Jane Larkindale, DPhil, is the Executive Director for both the Duchenne Regulatory Sciences Consortium (D-RSC) and the Rare Disease Cures Accelerator-Data and Analytics Platform (RDCA-DAP) at the Critical Path Institute in Tucson, Arizona. Larkindale was a key leader in launching RDCA-DAP in September 2019. She launched D-RSC in 2005 and has been its leader since inception. She is a molecular biologist by training, having completed her D.Phil. (Ph.D.) in the department of plant sciences at Oxford University in 2001, which she attended on a Rhodes Scholarship. In the laboratory, she did research in areas as diverse as molecular biology, biochemistry, genomics, plant science, medical physics, marine biology, and industrial chemistry. In the course of this research, she published numerous original research papers and review articles in several disciplines. Her experience in drug development and neuromuscular diseases started at the Muscular Dystrophy Association, an international non-profit covering over forty neuromuscular diseases, where she ended as Vice President for Research. Dr. Larkindale was instrumental in the start-up of MDA Venture Philanthropy (MDA’s drug development arm), which invested in 21 drug development projects, of which 10 entered clinical trials, and several of which have been licensed by large pharmaceutical companies. After leaving MDA, Dr. Larkindale started a consulting company in the area of drug development for rare neuromuscular diseases and worked for the Friedreich’s Ataxia Research Alliance, developing biomarker and patient reported outcomes programs and working on a new patient registry.

 

Vanessa Boulanger, MSc, National Organization for Rare Disorders, Director of Research Programs

As Director of Research Programs at NORD, Vanessa Boulanger, MSc, is responsible for leading the growth and development of NORD’s research department. Current initiatives include the IAMRARE Registry Program and NORD’s research grants program, which has resulted in the development of at least two FDA-approved orphan products. Previously, Vanessa held research and leadership positions at the Dana-Farber Cancer Institute and the Harvard T.H. Chan School of Public Health, where she earned her Master of Science degree, and a lecturer position at Regis College in the School of Health Sciences Public Health Program. She has more than 10 years of experience addressing health, human rights and social inequalities from a range of health and development perspectives.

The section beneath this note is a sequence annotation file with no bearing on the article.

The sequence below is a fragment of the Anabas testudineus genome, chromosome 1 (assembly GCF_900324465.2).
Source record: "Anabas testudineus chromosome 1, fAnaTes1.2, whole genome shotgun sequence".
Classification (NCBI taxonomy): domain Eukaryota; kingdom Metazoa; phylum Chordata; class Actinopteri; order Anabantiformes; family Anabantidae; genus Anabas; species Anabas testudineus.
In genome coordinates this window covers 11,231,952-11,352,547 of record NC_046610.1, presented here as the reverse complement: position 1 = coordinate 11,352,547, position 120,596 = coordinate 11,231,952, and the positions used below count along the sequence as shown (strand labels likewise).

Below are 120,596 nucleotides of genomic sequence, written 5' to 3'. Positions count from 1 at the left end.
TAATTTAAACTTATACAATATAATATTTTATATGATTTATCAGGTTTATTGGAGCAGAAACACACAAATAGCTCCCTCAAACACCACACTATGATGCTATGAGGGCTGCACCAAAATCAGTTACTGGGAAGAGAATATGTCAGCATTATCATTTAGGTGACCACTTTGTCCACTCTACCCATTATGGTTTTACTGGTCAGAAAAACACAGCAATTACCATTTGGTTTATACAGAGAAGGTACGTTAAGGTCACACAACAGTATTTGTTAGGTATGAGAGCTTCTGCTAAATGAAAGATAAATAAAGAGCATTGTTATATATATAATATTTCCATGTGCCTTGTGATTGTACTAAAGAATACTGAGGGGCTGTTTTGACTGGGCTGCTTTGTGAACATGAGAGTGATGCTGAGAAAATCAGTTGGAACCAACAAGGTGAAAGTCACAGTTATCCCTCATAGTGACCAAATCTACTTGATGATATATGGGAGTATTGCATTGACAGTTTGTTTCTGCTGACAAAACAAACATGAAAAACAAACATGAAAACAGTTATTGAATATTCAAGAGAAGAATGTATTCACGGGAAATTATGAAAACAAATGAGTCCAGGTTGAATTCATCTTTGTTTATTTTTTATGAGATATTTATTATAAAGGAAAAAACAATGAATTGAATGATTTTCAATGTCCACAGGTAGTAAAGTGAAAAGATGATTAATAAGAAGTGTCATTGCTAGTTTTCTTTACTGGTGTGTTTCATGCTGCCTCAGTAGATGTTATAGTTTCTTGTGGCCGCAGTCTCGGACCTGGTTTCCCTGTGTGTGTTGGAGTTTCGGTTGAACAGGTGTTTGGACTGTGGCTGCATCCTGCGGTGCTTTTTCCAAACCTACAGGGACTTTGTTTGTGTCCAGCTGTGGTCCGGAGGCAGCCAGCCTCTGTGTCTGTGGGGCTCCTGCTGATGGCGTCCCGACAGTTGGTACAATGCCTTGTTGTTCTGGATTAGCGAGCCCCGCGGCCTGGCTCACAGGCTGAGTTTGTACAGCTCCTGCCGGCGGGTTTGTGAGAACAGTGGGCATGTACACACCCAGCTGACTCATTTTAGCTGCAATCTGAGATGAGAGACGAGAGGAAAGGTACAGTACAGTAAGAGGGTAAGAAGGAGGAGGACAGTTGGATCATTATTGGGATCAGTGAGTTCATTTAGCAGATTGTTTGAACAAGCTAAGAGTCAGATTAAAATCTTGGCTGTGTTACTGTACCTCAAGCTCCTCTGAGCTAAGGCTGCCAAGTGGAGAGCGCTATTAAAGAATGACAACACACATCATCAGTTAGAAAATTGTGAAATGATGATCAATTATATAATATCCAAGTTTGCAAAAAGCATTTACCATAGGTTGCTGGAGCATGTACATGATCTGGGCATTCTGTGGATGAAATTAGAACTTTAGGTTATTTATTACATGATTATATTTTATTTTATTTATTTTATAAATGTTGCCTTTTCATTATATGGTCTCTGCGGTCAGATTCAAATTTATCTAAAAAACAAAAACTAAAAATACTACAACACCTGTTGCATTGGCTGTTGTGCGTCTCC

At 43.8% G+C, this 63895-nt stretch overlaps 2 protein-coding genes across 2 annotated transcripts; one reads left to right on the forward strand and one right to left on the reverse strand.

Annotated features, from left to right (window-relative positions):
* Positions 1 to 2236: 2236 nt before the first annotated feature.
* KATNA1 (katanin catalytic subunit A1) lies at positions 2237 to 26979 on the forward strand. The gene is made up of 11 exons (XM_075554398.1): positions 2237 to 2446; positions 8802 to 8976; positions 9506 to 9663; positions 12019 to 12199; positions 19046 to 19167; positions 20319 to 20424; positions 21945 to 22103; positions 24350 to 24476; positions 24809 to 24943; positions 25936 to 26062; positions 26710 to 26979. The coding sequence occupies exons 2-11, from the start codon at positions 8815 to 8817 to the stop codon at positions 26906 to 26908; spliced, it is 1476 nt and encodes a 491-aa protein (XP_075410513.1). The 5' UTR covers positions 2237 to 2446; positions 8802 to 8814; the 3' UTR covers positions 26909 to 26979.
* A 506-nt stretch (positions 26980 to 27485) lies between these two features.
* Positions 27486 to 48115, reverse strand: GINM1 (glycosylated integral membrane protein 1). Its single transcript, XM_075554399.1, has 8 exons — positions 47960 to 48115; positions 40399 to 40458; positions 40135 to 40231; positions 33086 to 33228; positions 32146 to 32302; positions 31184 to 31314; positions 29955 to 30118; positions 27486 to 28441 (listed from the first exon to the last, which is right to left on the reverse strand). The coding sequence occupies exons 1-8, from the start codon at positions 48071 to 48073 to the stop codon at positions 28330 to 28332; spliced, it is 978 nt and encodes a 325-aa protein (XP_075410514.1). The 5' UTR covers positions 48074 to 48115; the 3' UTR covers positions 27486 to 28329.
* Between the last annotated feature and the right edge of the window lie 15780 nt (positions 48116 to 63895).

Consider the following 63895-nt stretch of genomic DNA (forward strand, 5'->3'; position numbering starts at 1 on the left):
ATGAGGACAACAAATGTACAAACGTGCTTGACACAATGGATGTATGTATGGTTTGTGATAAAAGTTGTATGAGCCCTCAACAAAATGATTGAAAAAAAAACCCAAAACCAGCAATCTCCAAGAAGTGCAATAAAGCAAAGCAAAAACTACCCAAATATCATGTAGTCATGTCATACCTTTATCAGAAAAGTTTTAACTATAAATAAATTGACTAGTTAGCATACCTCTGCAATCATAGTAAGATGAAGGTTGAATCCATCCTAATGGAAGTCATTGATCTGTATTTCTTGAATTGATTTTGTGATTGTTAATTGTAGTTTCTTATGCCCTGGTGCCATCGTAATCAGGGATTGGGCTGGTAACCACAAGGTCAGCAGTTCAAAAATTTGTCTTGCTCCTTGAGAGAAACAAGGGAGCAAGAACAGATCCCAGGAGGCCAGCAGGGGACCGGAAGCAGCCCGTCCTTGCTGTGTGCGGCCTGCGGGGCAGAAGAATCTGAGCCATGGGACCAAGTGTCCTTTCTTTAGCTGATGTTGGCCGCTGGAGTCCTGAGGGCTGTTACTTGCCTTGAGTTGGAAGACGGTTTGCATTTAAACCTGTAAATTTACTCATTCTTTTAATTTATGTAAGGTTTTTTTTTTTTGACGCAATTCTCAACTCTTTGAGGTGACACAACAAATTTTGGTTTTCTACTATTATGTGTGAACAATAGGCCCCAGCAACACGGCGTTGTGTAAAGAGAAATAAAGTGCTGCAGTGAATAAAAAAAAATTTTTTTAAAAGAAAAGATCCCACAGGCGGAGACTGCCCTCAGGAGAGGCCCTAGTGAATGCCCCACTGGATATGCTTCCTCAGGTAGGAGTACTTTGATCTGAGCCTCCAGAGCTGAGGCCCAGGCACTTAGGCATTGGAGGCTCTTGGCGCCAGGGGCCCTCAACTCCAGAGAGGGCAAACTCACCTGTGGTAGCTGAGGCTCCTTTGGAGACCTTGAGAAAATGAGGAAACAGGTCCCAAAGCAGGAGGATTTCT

Michelle Campbell, PhD, U.S. Food and Drug Administration, Sr. Clinical Analyst for Stakeholder Engagement and Clinical Outcomes, Division of Neurology Products

Dr. Michelle Campbell is a reviewer on the Clinical Outcome Assessments (COA) Staff and Scientific Coordinator of the COA Qualification Program in the Office of New Drugs (OND), Center for Drug Evaluation and Research (CDER), U.S. Food and Drug Administration (FDA). COA Staff advises OND review divisions and other FDA centers by providing consultation and advice on clinical outcome assessment development, validation, and interpretation of clinical benefit endpoints in clinical trials to support drug development, labeling, and promotion. Additionally, the COA Staff leads and manages CDER’s Clinical Outcome Assessment qualification program and engages with internal and external stakeholders to advance good scientific clinical outcome measurement standards and policy development. Her prior research experience includes the use of both qualitative and quantitative methods to develop instruments, program evaluation and the application of various study designs including clinical trials. Dr. Campbell earned her BA in Biology from the College of Notre Dame, her MS in Health Science (concentration in Community Health Education) from Towson University and her PhD in Pharmaceutical Health Services Research from the University of Maryland School of Pharmacy.